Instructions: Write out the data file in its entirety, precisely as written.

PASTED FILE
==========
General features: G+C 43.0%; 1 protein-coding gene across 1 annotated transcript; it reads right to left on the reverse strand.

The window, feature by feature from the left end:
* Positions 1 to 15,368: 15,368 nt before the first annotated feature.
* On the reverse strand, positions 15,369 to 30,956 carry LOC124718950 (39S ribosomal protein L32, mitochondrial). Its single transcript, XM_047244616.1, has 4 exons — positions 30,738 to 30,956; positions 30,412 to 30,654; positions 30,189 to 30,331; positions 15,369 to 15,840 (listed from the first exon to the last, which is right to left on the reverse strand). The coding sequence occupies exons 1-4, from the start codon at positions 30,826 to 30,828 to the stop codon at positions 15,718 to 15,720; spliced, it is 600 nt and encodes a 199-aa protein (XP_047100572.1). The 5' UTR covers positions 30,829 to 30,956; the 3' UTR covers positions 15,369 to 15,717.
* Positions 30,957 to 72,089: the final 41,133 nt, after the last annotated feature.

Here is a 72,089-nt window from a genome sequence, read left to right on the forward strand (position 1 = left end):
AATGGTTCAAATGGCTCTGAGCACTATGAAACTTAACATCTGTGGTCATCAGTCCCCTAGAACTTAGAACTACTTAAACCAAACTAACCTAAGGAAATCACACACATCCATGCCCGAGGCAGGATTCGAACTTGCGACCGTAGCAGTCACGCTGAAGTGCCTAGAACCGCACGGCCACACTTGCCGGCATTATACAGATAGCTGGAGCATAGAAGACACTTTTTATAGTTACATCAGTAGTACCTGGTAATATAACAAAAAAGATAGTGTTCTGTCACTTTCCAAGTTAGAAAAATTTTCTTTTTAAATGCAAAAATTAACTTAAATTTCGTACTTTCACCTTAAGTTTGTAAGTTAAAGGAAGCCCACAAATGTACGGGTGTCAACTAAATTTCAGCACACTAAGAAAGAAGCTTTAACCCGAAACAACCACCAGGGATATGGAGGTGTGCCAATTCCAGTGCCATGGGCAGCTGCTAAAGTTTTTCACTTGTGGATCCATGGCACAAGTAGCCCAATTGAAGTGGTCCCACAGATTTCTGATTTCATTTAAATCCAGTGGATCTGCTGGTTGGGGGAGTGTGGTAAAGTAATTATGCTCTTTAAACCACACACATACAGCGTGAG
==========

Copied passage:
General features: G+C 43.0%; 1 protein-coding gene across 1 annotated transcript; it reads right to left on the reverse strand.

The window, feature by feature from the left end:
* Positions 1 to 15,368: 15,368 nt before the first annotated feature.
* On the reverse strand, positions 15,369 to 30,956 carry LOC124718950 (39S ribosomal protein L32, mitochondrial). Its single transcript, XM_047244616.1, has 4 exons — positions 30,738 to 30,956; positions 30,412 to 30,654; positions 30,189 to 30,331; positions 15,369 to 15,840 (listed from the first exon to the last, which is right to left on the reverse strand). The coding sequence occupies exons 1-4, from the start codon at positions 30,826 to 30,828 to the stop codon at positions 15,718 to 15,720; spliced, it is 600 nt and encodes a 199-aa protein (XP_047100572.1). The 5' UTR covers positions 30,829 to 30,956; the 3' UTR covers positions 15,369 to 15,717.
* Positions 30,957 to 72,089: the final 41,133 nt, after the last annotated feature.

Here is a 72,089-nt window from a genome sequence, read left to right on the forward strand (position 1 = left end):
AATGGTTCAAATGGCTCTGAGCACTATGAAACTTAACATCTGTGGTCATCAGTCCCCTAGAACTTAGAACTACTTAAACCAAACTAACCTAAGGAAATCACACACATCCATGCCCGAGGCAGGATTCGAACTTGCGACCGTAGCAGTCACGCTGAAGTGCCTAGAACCGCACGGCCACACTTGCCGGCATTATACAGATAGCTGGAGCATAGAAGACACTTTTTATAGTTACATCAGTAGTACCTGGTAATATAACAAAAAAGATAGTGTTCTGTCACTTTCCAAGTTAGAAAAATTTTCTTTTTAAATGCAAAAATTAACTTAAATTTCGTACTTTCACCTTAAGTTTGTAAGTTAAAGGAAGCCCACAAATGTACGGGTGTCAACTAAATTTCAGCACACTAAGAAAGAAGCTTTAACCCGAAACAACCACCAGGGATATGGAGGTGTGCCAATTCCAGTGCCATGGGCAGCTGCTAAAGTTTTTCACTTGTGGATCCATGGCACAAGTAGCCCAATTGAAGTGGTCCCACAGATTTCTGATTTCATTTAAATCCAGTGGATCTGCTGGTTGGGGGAGTGTGGTAAAGTAATTATGCTCTTTAAACCACACACATACAGCGTGAG